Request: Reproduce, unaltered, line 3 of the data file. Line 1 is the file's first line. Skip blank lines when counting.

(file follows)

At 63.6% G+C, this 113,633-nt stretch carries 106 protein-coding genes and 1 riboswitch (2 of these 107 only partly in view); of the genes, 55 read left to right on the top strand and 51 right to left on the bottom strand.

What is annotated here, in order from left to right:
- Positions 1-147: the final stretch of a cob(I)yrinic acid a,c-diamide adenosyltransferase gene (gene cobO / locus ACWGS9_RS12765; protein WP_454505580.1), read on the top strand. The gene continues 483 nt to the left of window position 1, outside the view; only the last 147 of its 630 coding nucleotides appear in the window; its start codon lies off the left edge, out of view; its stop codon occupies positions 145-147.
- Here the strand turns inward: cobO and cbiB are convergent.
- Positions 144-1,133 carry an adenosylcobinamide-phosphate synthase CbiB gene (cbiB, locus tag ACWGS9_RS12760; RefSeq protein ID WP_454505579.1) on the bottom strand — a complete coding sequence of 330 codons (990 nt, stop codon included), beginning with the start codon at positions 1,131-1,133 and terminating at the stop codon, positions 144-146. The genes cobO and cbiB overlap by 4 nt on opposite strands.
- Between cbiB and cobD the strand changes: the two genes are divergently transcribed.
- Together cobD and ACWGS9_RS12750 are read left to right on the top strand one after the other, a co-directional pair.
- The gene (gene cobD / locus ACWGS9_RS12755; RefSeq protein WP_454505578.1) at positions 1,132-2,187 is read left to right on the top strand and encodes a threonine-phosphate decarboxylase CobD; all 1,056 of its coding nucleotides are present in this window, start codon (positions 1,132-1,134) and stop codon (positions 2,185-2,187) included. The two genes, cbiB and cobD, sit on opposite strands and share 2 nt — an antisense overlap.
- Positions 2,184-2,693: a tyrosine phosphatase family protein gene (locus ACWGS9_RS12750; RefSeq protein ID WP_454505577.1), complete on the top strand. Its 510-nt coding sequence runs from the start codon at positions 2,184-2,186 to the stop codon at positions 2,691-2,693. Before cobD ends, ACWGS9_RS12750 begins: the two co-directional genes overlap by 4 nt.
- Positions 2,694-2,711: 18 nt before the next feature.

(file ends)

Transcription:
- Positions 1-147: the final stretch of a cob(I)yrinic acid a,c-diamide adenosyltransferase gene (gene cobO / locus ACWGS9_RS12765; protein WP_454505580.1), read on the top strand. The gene continues 483 nt to the left of window position 1, outside the view; only the last 147 of its 630 coding nucleotides appear in the window; its start codon lies off the left edge, out of view; its stop codon occupies positions 145-147.